St. Mark’s Saturdays: St. Mark's Saturdays offer students and faculty an innovative opportunity to engage in relevant and developmentally appropriate academic, service, and character and wellness coursework. At the core of each St. Mark's Saturdays offering is a belief in the power of experience to transform student understanding. The unique structure of the classes allows for collaborative interdisciplinary teaching teams.
Gray Colloquium: The C. Boyden Gray Colloquium is designed to engage St. Mark’s students in an exploration of one complex issue annually. This year’s theme is “Building the Future through Citizenship.” A vital aspect of the Gray Colloquium program is that presenters also engage with the school community in classes and small group discussions.
Click here for additional information about the academic program.
Life at St. Mark’s
Academic and extracurricular opportunities abound at St Mark’s; life for our students is busy. We share the following to highlight some of the most popular and time-consuming options, but also to illustrate the juggling act our students perform daily.
Arts: Performance-based art courses (theater, choir, jazz ensemble, orchestra) all meet during the school day and occupy one class period in a student’s schedule for a full year. These courses, like our studio art courses, are considered academic in nature. St. Mark’s theater performs a play every fall and winter; participation satisfies the athletic commitment. Student directed one-act plays and the student-run musical (both in the spring) are extracurricular activities.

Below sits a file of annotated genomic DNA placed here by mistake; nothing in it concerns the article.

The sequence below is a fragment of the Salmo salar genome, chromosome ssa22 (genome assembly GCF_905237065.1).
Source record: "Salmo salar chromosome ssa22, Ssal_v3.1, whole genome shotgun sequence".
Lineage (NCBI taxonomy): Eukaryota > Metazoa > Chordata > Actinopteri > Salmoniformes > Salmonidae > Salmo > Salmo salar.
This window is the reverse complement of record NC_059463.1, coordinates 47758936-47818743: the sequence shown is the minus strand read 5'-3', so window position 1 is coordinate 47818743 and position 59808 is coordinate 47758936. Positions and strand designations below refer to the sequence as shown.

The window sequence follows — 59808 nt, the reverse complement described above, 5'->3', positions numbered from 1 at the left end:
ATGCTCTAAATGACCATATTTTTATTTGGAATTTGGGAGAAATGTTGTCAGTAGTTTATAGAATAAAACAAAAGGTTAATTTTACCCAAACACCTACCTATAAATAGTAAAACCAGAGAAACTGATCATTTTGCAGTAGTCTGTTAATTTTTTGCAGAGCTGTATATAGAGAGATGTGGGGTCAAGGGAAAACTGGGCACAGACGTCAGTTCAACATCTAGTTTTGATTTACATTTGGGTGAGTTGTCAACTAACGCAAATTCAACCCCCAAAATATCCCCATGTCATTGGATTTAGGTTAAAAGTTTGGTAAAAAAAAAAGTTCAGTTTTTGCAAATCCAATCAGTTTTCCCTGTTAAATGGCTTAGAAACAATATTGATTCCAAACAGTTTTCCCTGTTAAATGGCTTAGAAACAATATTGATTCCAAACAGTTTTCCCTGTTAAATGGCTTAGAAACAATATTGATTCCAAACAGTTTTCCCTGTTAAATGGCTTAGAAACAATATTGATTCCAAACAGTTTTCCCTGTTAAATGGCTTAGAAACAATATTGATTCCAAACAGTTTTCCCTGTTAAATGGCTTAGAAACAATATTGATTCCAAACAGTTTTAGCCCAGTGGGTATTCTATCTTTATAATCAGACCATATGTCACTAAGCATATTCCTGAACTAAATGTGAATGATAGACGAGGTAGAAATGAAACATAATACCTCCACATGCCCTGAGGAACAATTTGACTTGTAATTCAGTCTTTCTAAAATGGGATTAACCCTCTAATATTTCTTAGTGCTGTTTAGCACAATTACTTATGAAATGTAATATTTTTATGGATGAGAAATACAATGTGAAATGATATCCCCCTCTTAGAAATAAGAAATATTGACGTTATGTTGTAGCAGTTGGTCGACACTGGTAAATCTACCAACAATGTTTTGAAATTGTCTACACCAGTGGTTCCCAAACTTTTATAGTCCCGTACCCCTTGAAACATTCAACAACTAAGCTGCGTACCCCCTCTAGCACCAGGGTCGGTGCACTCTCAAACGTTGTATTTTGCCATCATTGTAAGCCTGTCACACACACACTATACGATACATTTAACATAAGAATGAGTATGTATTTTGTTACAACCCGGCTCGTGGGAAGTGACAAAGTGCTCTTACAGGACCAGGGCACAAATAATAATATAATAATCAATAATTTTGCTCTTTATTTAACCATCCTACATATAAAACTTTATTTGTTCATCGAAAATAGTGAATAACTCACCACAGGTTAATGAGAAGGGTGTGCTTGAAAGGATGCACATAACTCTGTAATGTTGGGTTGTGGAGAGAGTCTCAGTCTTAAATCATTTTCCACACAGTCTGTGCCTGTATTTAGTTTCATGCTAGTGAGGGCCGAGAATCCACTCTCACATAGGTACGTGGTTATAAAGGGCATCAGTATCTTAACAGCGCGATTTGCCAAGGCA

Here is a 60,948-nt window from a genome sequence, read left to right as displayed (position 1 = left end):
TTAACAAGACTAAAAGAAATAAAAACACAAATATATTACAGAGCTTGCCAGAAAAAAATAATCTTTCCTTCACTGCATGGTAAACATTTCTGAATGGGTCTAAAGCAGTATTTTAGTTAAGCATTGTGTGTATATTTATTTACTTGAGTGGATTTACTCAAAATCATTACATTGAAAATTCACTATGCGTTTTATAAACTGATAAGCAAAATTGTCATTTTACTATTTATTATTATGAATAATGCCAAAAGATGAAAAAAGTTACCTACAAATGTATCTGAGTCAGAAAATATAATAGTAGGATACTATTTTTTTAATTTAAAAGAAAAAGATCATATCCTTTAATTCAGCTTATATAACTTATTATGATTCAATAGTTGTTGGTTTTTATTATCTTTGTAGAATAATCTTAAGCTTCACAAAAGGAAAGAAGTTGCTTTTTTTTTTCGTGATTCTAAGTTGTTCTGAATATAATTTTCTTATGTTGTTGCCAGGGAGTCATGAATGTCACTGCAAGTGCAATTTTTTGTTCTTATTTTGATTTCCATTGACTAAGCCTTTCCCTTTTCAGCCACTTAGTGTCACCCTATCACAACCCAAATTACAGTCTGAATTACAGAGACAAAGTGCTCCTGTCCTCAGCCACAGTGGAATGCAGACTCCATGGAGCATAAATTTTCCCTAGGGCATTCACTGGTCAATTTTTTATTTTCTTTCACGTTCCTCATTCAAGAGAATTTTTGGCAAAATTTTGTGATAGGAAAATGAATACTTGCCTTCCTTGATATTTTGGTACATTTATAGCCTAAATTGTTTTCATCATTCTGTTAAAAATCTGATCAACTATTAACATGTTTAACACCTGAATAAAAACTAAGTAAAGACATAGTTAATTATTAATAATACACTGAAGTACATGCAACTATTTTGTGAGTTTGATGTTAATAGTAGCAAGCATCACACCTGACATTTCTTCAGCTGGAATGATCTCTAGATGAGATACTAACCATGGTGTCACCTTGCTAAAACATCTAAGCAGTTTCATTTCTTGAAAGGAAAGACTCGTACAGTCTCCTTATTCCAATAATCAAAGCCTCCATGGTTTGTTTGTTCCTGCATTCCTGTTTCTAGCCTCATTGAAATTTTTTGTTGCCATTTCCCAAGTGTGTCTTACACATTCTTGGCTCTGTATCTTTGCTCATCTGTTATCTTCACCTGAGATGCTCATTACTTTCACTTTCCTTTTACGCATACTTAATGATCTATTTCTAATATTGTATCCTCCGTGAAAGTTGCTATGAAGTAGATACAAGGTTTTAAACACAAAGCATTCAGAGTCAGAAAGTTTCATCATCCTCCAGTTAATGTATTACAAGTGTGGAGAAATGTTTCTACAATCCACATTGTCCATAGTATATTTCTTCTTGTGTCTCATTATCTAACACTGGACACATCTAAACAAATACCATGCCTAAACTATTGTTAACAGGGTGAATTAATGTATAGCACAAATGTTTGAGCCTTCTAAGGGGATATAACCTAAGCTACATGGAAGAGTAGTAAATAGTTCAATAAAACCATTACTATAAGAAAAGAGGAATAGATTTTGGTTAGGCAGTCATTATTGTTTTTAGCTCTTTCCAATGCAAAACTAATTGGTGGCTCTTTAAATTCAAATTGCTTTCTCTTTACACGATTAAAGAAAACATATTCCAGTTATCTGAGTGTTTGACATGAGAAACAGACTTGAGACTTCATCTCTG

Athletics: St. Mark’s belongs to the highly competitive Interscholastic School League (ISL) along with 15 other Boston-area independent schools. In addition to our interscholastic team sports, we also offer fitness and yoga programs. Students are required to participate in some form of athletics in every term.
Chapel: The Chapel Program at St. Mark’s School is rich in content and diverse in expression. Responsible and responsive to the community’s diverse faith traditions, the program is designed to address the widely varying spiritual needs of the school community. All-school Chapel services are required twice a week. VI Formers are invited to offer Chapel Talks.
Community Service: St. Mark’s has community service partnerships with four organizations. Students who participate in community service commit to 20 hours per athletic season. Students cannot participate in community service if they are playing on a varsity-level team.
Robotics: The FIRST Robotics team satisfies an athletic commitment during the winter season. FIRST Robotics competes in New England regional tournaments as well as national and international competitions.
Student Leadership: St. Mark’s students enjoy an array of leadership opportunities. Three positions, Monitor, Prefect, and Peer Discussion Leader, involve significant time commitment and responsibility. Students are appointed to these roles after a competitive selection process. Additionally, the eight student Monitors meet weekly with the Dean of Students and the Head of School and must use one block of their schedules for a leadership curriculum.Student Voice: Student-led, on-line outlets LEO, The Parkman Post, and The Tavern supplement more traditional offerings like our student newspaper, yearbook, and literary magazine.
Advanced (Adv.) Courses by Department: